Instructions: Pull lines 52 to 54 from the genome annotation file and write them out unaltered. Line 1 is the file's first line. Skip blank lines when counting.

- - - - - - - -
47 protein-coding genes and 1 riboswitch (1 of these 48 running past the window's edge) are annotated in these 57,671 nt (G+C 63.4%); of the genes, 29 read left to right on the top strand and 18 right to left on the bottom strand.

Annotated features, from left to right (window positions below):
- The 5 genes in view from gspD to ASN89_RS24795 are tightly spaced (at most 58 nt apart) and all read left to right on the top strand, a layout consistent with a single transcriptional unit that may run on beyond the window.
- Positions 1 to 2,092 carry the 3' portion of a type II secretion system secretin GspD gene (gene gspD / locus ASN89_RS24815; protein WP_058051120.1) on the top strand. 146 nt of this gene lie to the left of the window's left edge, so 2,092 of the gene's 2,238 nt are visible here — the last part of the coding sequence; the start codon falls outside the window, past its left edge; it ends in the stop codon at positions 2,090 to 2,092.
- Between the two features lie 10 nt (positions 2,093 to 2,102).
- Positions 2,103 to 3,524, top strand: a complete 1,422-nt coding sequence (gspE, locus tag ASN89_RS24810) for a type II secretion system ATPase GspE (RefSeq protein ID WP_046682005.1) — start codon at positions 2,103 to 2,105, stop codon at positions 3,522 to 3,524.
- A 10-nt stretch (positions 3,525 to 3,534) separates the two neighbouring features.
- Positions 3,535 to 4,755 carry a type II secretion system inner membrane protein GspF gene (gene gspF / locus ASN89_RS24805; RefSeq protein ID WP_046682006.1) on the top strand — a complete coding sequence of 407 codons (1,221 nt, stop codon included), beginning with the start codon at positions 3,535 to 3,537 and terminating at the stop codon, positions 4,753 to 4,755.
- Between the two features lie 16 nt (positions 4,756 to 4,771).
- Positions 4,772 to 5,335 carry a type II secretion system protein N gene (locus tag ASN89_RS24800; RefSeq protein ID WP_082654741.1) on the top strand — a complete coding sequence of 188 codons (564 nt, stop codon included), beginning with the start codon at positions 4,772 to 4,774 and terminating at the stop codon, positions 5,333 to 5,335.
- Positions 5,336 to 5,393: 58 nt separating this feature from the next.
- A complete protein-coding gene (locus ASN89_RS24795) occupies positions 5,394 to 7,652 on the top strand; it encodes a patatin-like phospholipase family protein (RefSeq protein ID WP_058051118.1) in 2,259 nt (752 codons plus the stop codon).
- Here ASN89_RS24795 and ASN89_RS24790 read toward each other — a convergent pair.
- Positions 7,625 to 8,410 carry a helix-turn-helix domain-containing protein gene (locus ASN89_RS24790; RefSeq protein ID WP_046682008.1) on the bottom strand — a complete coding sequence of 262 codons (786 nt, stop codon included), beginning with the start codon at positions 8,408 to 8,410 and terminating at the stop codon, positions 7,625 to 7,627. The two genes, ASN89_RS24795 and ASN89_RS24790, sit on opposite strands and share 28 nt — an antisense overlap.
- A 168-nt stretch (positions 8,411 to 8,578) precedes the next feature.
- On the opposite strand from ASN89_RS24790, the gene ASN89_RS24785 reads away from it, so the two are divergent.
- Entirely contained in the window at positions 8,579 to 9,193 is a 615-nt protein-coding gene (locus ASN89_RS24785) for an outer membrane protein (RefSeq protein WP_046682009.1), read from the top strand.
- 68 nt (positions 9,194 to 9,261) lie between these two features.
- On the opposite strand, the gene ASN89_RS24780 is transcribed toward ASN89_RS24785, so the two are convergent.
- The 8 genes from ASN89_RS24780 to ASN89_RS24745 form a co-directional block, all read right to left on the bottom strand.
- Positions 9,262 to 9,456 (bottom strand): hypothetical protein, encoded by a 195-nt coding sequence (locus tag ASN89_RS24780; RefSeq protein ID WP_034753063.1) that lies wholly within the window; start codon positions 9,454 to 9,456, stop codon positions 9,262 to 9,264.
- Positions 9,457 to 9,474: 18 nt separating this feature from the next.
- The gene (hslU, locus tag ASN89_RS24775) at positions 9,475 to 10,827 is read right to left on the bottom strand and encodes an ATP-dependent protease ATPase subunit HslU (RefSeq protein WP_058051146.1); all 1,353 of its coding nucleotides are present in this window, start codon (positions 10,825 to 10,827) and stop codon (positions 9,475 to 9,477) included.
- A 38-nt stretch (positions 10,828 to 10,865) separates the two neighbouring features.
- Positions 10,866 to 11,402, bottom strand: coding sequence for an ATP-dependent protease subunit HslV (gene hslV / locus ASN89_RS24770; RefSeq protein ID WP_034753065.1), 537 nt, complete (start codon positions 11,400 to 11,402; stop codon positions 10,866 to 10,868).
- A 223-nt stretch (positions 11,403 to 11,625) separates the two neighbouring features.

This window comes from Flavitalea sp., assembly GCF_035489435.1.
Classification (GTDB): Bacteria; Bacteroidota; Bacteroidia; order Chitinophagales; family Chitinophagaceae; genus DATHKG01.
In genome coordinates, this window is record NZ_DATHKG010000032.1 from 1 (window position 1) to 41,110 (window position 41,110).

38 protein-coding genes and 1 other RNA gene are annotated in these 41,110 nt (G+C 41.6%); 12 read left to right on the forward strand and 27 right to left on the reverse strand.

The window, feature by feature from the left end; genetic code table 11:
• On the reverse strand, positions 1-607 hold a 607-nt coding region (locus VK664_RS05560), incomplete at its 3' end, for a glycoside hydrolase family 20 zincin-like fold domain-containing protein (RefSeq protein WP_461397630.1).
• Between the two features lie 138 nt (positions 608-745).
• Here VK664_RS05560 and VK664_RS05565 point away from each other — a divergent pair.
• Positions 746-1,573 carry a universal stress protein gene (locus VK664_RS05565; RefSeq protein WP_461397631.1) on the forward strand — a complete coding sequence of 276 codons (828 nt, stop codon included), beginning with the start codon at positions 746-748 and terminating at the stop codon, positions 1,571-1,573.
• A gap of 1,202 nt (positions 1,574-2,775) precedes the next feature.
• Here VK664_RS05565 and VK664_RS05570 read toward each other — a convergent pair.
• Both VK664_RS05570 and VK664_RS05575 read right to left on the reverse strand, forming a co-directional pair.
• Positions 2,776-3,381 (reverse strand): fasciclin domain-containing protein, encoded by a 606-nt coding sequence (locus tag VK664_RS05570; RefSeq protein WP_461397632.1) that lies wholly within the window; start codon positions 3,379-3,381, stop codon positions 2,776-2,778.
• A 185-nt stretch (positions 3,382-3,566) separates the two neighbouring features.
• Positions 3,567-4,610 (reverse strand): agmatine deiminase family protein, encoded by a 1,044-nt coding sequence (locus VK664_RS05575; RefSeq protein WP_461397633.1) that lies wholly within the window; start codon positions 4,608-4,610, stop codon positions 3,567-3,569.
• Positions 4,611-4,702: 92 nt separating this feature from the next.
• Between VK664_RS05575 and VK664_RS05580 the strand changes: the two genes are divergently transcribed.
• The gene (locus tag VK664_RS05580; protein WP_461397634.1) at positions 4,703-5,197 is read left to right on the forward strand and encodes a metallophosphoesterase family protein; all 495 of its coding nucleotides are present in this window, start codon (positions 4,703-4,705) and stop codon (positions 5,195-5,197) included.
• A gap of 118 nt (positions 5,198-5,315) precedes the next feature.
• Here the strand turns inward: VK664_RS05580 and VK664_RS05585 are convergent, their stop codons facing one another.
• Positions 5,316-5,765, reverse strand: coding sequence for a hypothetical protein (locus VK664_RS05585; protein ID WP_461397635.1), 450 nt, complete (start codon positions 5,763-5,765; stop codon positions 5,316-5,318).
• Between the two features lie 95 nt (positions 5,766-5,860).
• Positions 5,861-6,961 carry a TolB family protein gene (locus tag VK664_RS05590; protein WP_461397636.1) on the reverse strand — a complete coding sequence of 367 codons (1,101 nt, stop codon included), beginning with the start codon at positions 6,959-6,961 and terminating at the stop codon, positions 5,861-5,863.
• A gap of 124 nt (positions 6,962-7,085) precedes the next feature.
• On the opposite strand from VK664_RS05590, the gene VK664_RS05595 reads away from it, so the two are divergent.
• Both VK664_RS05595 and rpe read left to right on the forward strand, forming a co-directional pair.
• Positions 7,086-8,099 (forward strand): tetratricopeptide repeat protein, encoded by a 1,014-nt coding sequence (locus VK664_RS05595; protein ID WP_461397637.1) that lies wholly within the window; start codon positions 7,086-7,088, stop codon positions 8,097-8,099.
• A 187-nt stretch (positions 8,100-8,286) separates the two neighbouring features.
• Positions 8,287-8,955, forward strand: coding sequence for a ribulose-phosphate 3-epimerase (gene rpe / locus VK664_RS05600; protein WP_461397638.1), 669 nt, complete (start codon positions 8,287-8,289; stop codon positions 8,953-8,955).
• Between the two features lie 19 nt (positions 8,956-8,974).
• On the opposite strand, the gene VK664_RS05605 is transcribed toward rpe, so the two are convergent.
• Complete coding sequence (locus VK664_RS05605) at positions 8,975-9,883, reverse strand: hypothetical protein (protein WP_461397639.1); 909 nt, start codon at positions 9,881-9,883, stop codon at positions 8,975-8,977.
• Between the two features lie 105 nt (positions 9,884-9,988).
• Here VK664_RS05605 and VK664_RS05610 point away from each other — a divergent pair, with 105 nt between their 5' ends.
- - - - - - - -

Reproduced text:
• Both VK664_RS05595 and rpe read left to right on the forward strand, forming a co-directional pair.
• Positions 7,086-8,099 (forward strand): tetratricopeptide repeat protein, encoded by a 1,014-nt coding sequence (locus VK664_RS05595; protein ID WP_461397637.1) that lies wholly within the window; start codon positions 7,086-7,088, stop codon positions 8,097-8,099.
• A 187-nt stretch (positions 8,100-8,286) separates the two neighbouring features.